Themis of Chairestratos, 320-316 BC, found in the temple of Nemesis in Rhamnous , H: 2.22 m, National Museum (Ethniko Mouseio) Athens, Greece
In Greek mythology, Hesiod mentions Themis among the six sons and six daughters—of whom Cronos was one—of Gaia and Ouranos, that is, of Earth with Sky. Among these Titans of primordial myth, few were venerated at specific sanctuaries in classical times, and Themis was so ancient that the followers of Zeus claimed that it was with him she produced the Three Fates themselves (Hesiod, Theogony, 904). A fragment of Pindar, however, tells that the Moirae were already present at the nuptials of Zeus and Themis, that in fact the Moirae rose with Themis from the springs of Okeanos the encircling World-Ocean and accompanied her up the bright sun-path to meet Zeus at Olympus. With Zeus she more certainly bore the Horae, those embodiments of the right moment— the rightness of Order unfolding in Time— and Astraea. Themis was there at Delos to witness the birth of Apollo.
Themis (meaning "law of nature" rather than "human ordinance"), she "of good counsel," was the embodiment of divine order, law and custom. When Themis is disregarded, Nemesis brings just and wrathful retribution. Themis is not wrathful: she, "of the lovely cheeks" was the first to offer Hera a cup when she returned to Olympus distraught over threats from Zeus (Iliad xv.88). Themis presided over the proper relation between man and woman, the basis of the rightly ordered family, and the family the pillar of the deme, and judges were often referred to as "themistopoloi" (the servants of Themis). Such was the basis for order upon Olympus too. Hera addressed her as "Lady Themis."
The name of Themis might be substituted for Adrasteia in the birth of Zeus on Crete. She built the Oracle at Delphi and was herself oracular. Themis was one of the gods behind the Oracle at Delphi, which she received from Gaia and gave to Phoebe.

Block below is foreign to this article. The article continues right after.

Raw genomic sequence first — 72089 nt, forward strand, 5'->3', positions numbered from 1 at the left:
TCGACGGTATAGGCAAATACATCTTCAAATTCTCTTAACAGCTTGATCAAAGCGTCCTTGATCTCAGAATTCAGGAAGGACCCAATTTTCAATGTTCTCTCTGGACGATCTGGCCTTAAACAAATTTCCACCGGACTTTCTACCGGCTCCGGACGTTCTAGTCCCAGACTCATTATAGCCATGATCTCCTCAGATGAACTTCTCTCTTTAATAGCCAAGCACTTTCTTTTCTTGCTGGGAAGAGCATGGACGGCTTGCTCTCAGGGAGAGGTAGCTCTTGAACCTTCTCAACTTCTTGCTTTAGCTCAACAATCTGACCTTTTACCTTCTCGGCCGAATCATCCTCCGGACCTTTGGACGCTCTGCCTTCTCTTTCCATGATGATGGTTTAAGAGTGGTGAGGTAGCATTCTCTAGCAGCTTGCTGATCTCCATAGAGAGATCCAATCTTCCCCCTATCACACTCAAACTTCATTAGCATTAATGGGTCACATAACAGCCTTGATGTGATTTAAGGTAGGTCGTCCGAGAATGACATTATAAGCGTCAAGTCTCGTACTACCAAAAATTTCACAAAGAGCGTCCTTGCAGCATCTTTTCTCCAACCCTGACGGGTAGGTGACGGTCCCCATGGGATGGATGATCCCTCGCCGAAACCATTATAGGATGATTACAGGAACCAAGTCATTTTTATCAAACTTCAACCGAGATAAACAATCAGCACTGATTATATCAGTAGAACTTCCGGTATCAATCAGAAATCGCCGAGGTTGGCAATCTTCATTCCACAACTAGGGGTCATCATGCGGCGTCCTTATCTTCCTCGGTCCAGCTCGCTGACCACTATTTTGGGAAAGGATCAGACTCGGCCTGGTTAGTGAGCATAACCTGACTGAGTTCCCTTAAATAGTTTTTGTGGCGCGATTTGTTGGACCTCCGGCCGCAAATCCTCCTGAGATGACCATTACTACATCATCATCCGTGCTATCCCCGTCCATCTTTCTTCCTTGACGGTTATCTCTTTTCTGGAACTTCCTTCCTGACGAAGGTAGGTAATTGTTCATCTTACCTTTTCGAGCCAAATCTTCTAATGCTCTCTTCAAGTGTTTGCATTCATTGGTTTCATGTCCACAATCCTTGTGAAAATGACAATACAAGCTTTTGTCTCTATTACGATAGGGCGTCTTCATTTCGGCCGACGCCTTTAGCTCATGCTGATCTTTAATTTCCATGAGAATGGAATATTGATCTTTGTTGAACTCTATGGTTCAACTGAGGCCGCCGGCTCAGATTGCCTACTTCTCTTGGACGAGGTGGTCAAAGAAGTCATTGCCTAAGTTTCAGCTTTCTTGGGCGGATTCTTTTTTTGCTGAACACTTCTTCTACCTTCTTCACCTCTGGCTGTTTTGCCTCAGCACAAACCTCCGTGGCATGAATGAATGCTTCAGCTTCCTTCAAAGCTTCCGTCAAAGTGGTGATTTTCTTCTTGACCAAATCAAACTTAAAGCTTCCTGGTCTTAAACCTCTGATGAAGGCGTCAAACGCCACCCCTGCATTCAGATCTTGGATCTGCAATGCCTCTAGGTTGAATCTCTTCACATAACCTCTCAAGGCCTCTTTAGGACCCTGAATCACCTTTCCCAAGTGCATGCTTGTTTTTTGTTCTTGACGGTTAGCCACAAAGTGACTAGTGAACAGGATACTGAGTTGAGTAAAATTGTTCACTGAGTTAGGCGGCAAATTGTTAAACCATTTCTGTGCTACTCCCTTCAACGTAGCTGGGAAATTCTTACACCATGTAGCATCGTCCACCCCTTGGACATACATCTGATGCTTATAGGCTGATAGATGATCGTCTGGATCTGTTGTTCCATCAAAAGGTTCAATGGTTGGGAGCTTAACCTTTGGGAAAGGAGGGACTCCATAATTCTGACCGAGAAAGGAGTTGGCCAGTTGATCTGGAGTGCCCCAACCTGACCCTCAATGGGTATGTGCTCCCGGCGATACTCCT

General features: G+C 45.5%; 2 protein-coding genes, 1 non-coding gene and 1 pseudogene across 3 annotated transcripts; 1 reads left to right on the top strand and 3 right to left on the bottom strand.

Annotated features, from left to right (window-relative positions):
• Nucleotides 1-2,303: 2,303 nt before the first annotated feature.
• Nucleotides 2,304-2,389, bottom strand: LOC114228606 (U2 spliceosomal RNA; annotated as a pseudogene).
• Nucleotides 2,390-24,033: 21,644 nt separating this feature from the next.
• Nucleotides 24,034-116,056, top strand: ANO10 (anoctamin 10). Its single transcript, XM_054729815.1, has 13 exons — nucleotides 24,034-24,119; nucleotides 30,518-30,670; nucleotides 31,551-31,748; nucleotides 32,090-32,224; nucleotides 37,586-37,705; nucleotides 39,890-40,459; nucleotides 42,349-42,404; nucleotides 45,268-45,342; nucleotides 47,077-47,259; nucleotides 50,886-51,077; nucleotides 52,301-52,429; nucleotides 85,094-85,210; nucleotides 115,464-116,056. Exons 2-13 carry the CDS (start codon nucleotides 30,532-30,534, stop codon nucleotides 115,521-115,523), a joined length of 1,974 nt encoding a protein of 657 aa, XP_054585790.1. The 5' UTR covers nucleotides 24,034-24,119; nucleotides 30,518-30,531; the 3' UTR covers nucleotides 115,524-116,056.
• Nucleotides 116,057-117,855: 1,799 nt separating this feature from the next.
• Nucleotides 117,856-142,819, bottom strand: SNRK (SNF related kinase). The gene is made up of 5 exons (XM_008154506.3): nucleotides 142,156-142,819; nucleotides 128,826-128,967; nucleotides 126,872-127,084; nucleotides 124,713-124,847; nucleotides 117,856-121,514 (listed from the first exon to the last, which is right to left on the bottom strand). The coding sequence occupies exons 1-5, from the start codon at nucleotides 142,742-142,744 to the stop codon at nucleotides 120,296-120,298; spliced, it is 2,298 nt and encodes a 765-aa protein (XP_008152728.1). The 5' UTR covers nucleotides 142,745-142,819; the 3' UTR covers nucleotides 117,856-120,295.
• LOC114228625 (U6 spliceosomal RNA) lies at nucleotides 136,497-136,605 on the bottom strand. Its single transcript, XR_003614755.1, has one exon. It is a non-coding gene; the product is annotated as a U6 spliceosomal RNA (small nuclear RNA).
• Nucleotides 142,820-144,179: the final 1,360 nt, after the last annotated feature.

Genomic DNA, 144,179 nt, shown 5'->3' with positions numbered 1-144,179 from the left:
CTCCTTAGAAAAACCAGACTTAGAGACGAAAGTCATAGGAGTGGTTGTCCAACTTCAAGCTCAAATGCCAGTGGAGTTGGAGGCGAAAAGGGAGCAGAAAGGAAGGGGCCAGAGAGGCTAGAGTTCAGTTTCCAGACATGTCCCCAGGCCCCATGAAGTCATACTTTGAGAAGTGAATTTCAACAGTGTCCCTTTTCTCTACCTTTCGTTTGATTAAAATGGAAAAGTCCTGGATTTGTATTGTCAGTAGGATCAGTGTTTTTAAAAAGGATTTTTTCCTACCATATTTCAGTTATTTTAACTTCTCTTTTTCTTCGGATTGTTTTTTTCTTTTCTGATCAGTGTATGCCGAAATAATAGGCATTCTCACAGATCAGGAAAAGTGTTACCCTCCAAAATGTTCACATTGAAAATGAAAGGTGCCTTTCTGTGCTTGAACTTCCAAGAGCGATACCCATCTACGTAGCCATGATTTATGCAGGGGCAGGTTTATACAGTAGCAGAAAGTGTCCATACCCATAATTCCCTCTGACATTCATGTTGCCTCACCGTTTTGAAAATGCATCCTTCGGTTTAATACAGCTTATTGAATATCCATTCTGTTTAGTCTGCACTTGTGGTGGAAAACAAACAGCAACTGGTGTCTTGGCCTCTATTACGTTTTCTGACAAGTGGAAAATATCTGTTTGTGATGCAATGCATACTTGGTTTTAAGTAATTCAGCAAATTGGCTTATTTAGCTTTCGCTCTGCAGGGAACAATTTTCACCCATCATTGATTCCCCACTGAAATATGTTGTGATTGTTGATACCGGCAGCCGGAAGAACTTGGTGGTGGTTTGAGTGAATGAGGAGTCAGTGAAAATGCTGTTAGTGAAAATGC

Horae: the Hours
First Generation (other names are also known)
Auxo (the Grower)
Carpo (the Fruit-bringer)
Thallo (the Plant-raiser)
Dike (Trial), known as Astraea in Roman mythology, the constellation Virgo
Eunomia (Rule of Law)
Moirae: the Fates
Atropos (the Inevitable)
Clotho (the Weaver)
Lachesis (the Lot-caster)
A Roman equivalent of one aspect of Hellenic Themis, as the personification of the divine rightness of law, was Iustitia (Anglicized as Justitia). Her origins are in civic abstractions of a Roman mindset, rather than archaic mythology, so drawing comparisons is not fruitful. Portrayed as an impassive woman, blindfolded and holding scales and a cornucopia, the sculpted figure outside a county courthouse is Iustitia, not Themis (illustration, above right).
The supreme court of Greece, called "Themidos Melathron" (Θέμιδος Μέλαθρον), i.e. house of Themis
There is also an asteroid 24 Themis.
John A. Sanford, Fate, Love, and Ecstasy: Wisdom from the Lesser-Known Goddesses of the Greeks ,Chiron Publications 1995
Themis was the name given by William Henry Pickering in 1905 to a spurious tenth satellite of Saturn which he claimed to have discovered.